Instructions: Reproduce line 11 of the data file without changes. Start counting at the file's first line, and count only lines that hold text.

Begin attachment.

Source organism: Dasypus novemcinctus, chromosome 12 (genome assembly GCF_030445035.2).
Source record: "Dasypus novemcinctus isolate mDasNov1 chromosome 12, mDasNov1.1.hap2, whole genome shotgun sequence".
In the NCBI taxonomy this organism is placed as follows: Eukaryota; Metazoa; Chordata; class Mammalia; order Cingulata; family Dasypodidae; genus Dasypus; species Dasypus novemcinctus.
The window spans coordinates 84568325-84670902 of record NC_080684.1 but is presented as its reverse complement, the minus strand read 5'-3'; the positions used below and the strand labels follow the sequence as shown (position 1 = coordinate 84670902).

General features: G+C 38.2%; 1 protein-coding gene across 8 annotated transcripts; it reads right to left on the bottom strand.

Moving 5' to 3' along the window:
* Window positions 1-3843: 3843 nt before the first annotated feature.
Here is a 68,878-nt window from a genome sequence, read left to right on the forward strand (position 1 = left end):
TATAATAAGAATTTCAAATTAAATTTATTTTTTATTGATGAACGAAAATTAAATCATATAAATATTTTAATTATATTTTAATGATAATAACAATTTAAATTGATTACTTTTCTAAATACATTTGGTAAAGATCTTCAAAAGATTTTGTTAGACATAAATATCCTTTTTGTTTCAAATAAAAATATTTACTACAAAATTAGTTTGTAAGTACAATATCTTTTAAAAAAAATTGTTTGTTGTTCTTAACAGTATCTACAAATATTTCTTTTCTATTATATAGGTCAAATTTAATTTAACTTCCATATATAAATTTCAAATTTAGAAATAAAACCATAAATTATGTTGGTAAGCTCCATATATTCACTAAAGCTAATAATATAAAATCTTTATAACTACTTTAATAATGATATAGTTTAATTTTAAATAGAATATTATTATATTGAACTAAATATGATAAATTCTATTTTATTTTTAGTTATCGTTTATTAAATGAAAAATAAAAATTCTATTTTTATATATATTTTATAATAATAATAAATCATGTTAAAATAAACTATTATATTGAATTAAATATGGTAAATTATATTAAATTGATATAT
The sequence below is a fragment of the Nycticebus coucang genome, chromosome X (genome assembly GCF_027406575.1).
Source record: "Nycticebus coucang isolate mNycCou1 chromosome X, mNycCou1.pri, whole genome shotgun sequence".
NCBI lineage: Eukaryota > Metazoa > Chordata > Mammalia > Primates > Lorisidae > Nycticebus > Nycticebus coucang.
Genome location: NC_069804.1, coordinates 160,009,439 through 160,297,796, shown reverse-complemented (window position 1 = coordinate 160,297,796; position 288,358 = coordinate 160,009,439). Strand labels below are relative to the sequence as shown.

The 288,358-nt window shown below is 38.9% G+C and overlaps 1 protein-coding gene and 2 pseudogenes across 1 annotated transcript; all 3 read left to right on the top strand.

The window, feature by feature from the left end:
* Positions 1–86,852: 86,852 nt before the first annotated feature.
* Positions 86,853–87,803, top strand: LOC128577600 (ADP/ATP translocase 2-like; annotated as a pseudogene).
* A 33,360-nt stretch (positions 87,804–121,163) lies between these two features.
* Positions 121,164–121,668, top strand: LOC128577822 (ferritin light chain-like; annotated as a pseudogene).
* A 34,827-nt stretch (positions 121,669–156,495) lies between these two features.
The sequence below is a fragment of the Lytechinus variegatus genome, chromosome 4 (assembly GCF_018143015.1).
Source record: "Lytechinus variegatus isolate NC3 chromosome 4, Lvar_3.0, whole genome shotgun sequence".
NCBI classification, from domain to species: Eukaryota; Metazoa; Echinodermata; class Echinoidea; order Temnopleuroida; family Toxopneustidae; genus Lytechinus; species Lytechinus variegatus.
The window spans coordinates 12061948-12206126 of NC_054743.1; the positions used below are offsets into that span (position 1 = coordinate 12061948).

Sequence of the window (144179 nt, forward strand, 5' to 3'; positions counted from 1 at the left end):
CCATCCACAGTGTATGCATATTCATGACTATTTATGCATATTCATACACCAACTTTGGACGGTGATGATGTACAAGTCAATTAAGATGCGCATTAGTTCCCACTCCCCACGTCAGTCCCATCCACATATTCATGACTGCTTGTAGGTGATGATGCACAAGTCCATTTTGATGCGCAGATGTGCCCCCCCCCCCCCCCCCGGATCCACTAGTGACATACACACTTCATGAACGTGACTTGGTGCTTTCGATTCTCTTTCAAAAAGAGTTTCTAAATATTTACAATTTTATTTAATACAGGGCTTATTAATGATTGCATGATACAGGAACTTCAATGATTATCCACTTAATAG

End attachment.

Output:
Source record: "Nycticebus coucang isolate mNycCou1 chromosome X, mNycCou1.pri, whole genome shotgun sequence".